Exhibition catalogue text

Catalogue entry from British Watercolours from the Oppé Collection

JOHN FREDERICK LEWIS
1805-1876

95 An Interior ? c.1834

Watercolour, gouache, gum arabic with some scraping out on wove paper 30.2 x 37.5 (11 7/8 x 14 3/4) mounted on thin card 30.9 x 38.1 (12 1/8 x 15)

T08173

The artificiality of this scene is obvious. With her pretty features and in the carefully posed act of stitching lace onto a piece of linen, the woman conforms to a type seen in the sweet, fancy portraits illustrated in the fashionable drawing-room annuals of the 1830s which had names like The Keepsake or Forget-me-Not. She and all the studio props around her have been brought together by the artist so he can show his virtuosity in rendering different textures and effects of brilliant colour. Lewis's artistic and technical aims in An Interior could not be more different from those seen in the utterly spontaneous The Escorial (no.94), and here, as well as in one important detail discussed below, the work tells us a lot about how watercolour art in Britain had developed by the early 1830s and how British artists saw their own and some of their colleagues' achievements.

Lewis became a full member of the Society of Painters in Watercolours in June 1829. The competitiveness of the annual exhibitions of this Society, in rivalry with the Royal Academy, stimulated watercolour artists to raise their art to new heights by matching the substance of oil painting and, in the brilliance of their palette, equal the effects of oil pigments. Lewis, who had started as an oil painter, soon became one of the most successful watercolourists. In An Interior the use of gouache or bodycolour and gum arabic gives the pigments weight and, as can be seen in the way lines have been scratched with the end of a brush handle in the shield on the cupboard, the capacity to be worked while wet. Highlights have been realised by scraping the dried pigment away with a sharp penknife until the surface of the white paper beneath has been lifted. Particularly interesting, however, is Lewis's inclusion, in the left foreground, of a picture by R.P. Bonington (see no.93), an artist he seems not to have known but clearly admired for he copied one of his pictures in 1835 (Lewis 1978, p.38). The painting appears to be a lost oil, a watercolour version of which is in Glasgow (fig.26; Noon 1991, no.124). Bonington's reputation after his death in 1828 and throughout the 1830s was enormous and here we see Lewis paying tribute to the genius who died young. The composition recalls some of Bonington's own interior scenes, and the fact that the woman is stitching lace might even be read as a reference to Bonington's father's trade as a lace manufacturer. Not only has Lewis shown an oil in his watercolour, and thus implied that work in the two mediums deserved equal recognition; but he has also placed the Bonington next to a seventeenth-century Dutch old master in a way that juxtaposes high-life and low-life subjects as well as proclaiming that Bonington's and, indeed, his own scenes from familiar life are worthy of being judged alongside the old masters.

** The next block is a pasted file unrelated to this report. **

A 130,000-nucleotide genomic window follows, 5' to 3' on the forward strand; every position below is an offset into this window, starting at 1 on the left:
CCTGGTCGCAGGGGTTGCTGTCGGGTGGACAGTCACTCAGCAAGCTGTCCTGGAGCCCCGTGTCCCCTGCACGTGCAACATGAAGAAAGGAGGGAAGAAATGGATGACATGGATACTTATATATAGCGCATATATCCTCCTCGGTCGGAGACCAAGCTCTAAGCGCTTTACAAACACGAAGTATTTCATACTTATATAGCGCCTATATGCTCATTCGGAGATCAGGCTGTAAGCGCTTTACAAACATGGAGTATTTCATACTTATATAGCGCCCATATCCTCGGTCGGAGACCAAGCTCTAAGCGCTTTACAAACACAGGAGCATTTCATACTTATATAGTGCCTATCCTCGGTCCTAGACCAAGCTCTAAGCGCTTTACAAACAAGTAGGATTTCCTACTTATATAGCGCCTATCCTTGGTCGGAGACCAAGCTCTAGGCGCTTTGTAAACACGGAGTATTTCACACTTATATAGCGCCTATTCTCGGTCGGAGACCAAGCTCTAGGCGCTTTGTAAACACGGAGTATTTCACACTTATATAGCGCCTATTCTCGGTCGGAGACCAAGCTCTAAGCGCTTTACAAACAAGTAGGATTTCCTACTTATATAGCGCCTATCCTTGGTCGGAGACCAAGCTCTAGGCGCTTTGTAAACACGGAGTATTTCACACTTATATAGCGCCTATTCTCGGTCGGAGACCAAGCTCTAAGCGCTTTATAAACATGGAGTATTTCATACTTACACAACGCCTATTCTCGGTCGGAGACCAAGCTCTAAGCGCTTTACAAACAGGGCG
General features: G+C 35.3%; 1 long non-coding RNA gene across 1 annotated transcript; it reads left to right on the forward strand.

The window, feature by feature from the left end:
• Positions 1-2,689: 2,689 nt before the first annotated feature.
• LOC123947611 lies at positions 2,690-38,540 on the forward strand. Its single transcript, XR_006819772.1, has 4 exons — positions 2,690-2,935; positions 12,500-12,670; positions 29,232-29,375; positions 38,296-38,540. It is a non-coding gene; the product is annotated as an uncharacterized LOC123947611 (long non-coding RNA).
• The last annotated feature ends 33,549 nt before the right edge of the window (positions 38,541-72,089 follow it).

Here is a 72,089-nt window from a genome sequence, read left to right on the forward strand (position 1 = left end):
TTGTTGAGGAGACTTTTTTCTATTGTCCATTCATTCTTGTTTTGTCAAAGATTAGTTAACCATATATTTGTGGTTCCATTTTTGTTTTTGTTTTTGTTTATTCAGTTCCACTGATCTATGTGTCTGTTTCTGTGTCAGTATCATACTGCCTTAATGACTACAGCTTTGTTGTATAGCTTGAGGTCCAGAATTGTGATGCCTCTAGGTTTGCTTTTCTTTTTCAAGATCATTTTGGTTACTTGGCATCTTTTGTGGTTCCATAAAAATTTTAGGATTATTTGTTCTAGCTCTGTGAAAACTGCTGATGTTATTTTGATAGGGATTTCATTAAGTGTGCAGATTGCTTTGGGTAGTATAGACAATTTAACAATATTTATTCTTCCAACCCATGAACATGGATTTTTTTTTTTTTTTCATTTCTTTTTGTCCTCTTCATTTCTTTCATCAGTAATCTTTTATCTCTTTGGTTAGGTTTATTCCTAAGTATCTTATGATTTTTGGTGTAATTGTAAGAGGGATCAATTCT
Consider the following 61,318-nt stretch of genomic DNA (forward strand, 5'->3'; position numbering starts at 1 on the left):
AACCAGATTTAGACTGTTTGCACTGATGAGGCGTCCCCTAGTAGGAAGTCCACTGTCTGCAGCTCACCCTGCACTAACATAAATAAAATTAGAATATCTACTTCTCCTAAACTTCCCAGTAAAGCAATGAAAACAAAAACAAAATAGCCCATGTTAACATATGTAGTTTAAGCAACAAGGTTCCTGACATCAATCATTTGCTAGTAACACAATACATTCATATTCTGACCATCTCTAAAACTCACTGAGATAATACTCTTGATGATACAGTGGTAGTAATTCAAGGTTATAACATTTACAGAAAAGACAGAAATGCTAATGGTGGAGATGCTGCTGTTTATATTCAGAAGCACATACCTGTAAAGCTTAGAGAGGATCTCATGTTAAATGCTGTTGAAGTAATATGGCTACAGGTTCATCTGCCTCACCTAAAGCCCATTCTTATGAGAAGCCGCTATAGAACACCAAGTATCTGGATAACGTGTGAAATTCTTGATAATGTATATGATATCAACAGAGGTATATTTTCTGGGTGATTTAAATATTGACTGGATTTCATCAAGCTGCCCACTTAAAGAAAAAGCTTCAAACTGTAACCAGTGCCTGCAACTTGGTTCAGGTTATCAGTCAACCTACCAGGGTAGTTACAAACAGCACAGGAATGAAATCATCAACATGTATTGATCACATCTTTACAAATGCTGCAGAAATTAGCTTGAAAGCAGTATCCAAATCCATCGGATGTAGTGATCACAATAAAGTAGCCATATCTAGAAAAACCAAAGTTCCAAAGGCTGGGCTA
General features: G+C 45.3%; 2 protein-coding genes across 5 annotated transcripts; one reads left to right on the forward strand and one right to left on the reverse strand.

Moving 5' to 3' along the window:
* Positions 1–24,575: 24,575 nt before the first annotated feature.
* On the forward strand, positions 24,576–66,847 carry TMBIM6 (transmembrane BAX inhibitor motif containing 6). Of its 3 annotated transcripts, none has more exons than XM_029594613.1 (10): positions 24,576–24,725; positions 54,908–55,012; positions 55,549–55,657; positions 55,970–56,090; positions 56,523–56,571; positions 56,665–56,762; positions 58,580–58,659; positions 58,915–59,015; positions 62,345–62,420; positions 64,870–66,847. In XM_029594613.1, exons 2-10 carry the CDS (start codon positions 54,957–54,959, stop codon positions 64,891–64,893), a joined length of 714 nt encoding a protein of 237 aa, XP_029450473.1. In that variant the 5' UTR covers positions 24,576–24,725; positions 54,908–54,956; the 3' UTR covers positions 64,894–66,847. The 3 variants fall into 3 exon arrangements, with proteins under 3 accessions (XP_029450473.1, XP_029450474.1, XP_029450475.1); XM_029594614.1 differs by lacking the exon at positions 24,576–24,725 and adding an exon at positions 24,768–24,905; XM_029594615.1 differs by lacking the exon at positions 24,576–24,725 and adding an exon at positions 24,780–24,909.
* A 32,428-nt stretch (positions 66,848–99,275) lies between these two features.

This picture has been called In the Studio, but a more correct title would seem to be An Interior since Lewis exhibited two works with this title at the SPW in 1833 and 1834: the former showed 'massive and lumbering furniture of the old world' (Literary Gazette, 4 May 1833, p.283), a description which perhaps matches another similar watercolour by Lewis in the Victoria and Albert Museum (no.620-1870) rather than T08173.

Robin Hamlyn

Published in:
Anne Lyles and Robin Hamlyn, and others, British Watercolours from the Oppé Collection with a Selection of Drawings and Oil Sketches, exhibition catalogue, Tate Gallery, London 1997, p.224 no.95, reproduced in colour p.225